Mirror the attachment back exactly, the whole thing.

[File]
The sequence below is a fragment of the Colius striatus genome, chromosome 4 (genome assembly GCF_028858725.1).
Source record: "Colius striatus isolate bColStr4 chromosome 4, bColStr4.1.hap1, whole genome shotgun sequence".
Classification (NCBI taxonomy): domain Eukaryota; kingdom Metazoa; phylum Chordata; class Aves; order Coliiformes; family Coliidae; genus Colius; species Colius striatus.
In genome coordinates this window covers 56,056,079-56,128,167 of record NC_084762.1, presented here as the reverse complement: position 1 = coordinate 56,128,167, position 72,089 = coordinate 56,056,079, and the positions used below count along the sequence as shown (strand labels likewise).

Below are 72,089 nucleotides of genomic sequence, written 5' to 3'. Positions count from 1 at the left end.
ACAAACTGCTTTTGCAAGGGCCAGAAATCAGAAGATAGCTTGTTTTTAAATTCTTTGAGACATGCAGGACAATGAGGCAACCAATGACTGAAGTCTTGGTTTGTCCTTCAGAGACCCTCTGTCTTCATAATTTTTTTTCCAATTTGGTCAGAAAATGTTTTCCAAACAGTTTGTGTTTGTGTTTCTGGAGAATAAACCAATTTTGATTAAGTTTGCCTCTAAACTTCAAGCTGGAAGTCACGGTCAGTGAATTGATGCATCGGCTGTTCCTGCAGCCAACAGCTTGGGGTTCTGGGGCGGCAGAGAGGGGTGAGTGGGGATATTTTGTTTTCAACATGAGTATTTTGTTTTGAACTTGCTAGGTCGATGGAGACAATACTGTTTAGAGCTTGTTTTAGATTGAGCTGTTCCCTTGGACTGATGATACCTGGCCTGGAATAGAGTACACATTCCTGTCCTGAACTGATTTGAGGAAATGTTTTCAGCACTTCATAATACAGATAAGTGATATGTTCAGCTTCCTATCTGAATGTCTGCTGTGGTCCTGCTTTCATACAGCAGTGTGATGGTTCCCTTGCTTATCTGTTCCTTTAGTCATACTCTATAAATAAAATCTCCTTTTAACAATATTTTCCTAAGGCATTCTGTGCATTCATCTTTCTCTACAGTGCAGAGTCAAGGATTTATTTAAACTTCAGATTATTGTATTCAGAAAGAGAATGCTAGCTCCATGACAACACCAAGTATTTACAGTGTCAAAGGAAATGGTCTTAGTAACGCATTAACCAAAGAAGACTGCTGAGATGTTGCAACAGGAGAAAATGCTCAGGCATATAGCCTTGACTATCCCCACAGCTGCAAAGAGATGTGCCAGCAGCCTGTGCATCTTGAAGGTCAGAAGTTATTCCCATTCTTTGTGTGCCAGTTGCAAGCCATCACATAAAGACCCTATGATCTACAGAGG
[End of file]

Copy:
The sequence below is a fragment of the Colius striatus genome, chromosome 4 (genome assembly GCF_028858725.1).
Source record: "Colius striatus isolate bColStr4 chromosome 4, bColStr4.1.hap1, whole genome shotgun sequence".
Classification (NCBI taxonomy): domain Eukaryota; kingdom Metazoa; phylum Chordata; class Aves; order Coliiformes; family Coliidae; genus Colius; species Colius striatus.
In genome coordinates this window covers 56,056,079-56,128,167 of record NC_084762.1, presented here as the reverse complement: position 1 = coordinate 56,128,167, position 72,089 = coordinate 56,056,079, and the positions used below count along the sequence as shown (strand labels likewise).

Below are 72,089 nucleotides of genomic sequence, written 5' to 3'. Positions count from 1 at the left end.
ACAAACTGCTTTTGCAAGGGCCAGAAATCAGAAGATAGCTTGTTTTTAAATTCTTTGAGACATGCAGGACAATGAGGCAACCAATGACTGAAGTCTTGGTTTGTCCTTCAGAGACCCTCTGTCTTCATAATTTTTTTTCCAATTTGGTCAGAAAATGTTTTCCAAACAGTTTGTGTTTGTGTTTCTGGAGAATAAACCAATTTTGATTAAGTTTGCCTCTAAACTTCAAGCTGGAAGTCACGGTCAGTGAATTGATGCATCGGCTGTTCCTGCAGCCAACAGCTTGGGGTTCTGGGGCGGCAGAGAGGGGTGAGTGGGGATATTTTGTTTTCAACATGAGTATTTTGTTTTGAACTTGCTAGGTCGATGGAGACAATACTGTTTAGAGCTTGTTTTAGATTGAGCTGTTCCCTTGGACTGATGATACCTGGCCTGGAATAGAGTACACATTCCTGTCCTGAACTGATTTGAGGAAATGTTTTCAGCACTTCATAATACAGATAAGTGATATGTTCAGCTTCCTATCTGAATGTCTGCTGTGGTCCTGCTTTCATACAGCAGTGTGATGGTTCCCTTGCTTATCTGTTCCTTTAGTCATACTCTATAAATAAAATCTCCTTTTAACAATATTTTCCTAAGGCATTCTGTGCATTCATCTTTCTCTACAGTGCAGAGTCAAGGATTTATTTAAACTTCAGATTATTGTATTCAGAAAGAGAATGCTAGCTCCATGACAACACCAAGTATTTACAGTGTCAAAGGAAATGGTCTTAGTAACGCATTAACCAAAGAAGACTGCTGAGATGTTGCAACAGGAGAAAATGCTCAGGCATATAGCCTTGACTATCCCCACAGCTGCAAAGAGATGTGCCAGCAGCCTGTGCATCTTGAAGGTCAGAAGTTATTCCCATTCTTTGTGTGCCAGTTGCAAGCCATCACATAAAGACCCTATGATCTACAGAGG